Hi everyone,I bought two motors from RobotShop: http://www.robotshop.com/en/solarbotics-regular-pager-motor-rpm2.html and they are both pager motors for my very small robots (5 x 7 centimeters) and I was soldering some solid core wire for easy breadboard use, and the wire snapped off from the motor, and now I can't power it in any way. Also, I found that no wheel can fit on the shaft of the motor, and I've tried making my own adapter and trying to connect them. Now I'm reluctant to use these small motors. I want to know if a small robot like mine can use servos, or if there any other small motors out there that can be used for small robots like mine.
Cool about the servos, but would they work with a dual motor driver? I have spark fun's dual motor driver: https://www.sparkfun.com/products/9457 and I'm just wondering if the servo can be controlled that way.
You don't need a motor driver for a servo. You just send a stream of pulses out on one pin per servo using the Servo library. You send a value between 0 and 180 to each servo. With continuous-rotation servos, 90 is 'stop', 0 is full speed in one direction and 180 is full speed in the other direction.The servos have 3 wires, one for signal from the Arduino, and two for connection to a 5V power supply. Then you connect the power supply's ground to the Arduino ground and Bob's your uncle.Still, there's no special reason to change to servos. I only mentioned it because you did.
Ok, but I wanted to change to a servo because the small dc motors don't have a wheel to fit on, and that's really the main reason why I wanted to change.
2) Attach a servo horn to the servo, then attach the wheel to the servo horn using a small drop or two of hot glue.
Still a matter of finding a servo horn that's sold separately and fits the shaft. It does give a wider range of options though.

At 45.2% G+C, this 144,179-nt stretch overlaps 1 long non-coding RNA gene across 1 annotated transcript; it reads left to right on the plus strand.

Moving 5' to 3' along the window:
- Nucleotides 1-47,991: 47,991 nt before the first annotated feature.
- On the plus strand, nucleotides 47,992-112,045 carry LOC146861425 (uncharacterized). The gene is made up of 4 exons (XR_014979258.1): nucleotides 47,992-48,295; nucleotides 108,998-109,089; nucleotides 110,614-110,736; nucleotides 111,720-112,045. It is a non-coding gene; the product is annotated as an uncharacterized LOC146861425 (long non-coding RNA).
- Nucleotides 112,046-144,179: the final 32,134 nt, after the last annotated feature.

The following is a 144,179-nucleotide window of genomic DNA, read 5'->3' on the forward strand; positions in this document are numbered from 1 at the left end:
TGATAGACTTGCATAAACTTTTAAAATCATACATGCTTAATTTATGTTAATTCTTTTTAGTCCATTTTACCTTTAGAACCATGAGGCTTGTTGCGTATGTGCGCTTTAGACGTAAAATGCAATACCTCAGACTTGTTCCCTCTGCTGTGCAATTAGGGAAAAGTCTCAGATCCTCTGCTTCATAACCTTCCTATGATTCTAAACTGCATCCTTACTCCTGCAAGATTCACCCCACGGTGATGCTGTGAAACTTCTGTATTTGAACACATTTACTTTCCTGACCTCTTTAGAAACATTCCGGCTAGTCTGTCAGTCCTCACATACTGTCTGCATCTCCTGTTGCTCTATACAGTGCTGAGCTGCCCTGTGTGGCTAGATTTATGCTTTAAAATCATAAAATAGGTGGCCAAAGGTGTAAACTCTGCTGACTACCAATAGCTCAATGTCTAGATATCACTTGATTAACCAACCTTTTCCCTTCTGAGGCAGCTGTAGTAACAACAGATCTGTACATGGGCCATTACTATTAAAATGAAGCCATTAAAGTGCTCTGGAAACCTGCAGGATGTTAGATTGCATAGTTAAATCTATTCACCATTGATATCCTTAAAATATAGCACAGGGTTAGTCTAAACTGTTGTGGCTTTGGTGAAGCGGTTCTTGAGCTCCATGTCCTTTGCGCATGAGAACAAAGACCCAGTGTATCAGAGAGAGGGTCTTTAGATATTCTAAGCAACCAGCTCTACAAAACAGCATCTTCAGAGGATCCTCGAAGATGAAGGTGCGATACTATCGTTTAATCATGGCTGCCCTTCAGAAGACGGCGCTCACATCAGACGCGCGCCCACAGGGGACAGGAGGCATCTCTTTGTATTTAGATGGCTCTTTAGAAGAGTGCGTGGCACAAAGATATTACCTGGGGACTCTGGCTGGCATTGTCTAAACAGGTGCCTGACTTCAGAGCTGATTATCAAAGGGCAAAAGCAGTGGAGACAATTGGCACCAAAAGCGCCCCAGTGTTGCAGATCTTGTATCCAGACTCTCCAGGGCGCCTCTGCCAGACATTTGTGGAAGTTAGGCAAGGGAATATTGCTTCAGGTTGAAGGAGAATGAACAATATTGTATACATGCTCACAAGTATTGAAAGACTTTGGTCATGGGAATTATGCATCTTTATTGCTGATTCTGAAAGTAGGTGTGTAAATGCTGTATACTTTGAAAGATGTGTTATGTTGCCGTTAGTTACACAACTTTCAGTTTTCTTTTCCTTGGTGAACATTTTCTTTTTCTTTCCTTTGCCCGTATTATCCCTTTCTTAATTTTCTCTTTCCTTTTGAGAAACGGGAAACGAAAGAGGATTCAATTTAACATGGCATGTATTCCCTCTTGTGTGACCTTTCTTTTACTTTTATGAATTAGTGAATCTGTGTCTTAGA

Most servos come with several different horns. I imagine zoomkat's suggestion was to use one of these horns.Some servos come with half a dozen horns. The micro servos I've purchased usually some with three servo horns.Some horns lend themselves to be attached to wheels more than others. If the servo comes with a nice "X" shaped horn, they're usually the easiest to attach to wheels.Make sure the horn can be removed with the wheel attached. You don't want to have to undo the wheel/horn connection to remove a wheel. I've almost made this mistake several times.
The original motors you purchased didn't have a gearbox. It's very unusual for a DC motor to have enough torque to propel a robot without a gearbox.Pololu sells all sorts of nice little motors. They sell some without a gearbox but these are intended to be as replacements to be used with a gearbox. IMO, you shouldn't purchase motors to power a robot unless the motor includes a gearbox.Oldsteve's strategy of purchasing a combination of wheel with gearmotor is a good one unless you know how to adapt wheels to various output shafts. It's harder than one would first expect to attach a wheel to a motor not specifically designed to fit on the motor.
Those coreless motors are designed for small quadcopters and RC helicopter tail props - you'll findprops that fit the shaft easily - gear trains even, if you look for RC helicopter parts. Not myfirst choice for robotics - micrometal motors are available in several voltages and many reductionratios and have metal gears, and are good value on eBay, for instance:http://www.ebay.co.uk/itm/1Pcs-6V-100RPM-Micro-Torque-Gear-Box-Motor-Hot-Sale-/231466738662?hash=item35e47e23e6:g:r8wAAOSw1vlUyzNEBut first work out what speed and torque you actually need before choosing a motor, there's little needfor guesswork.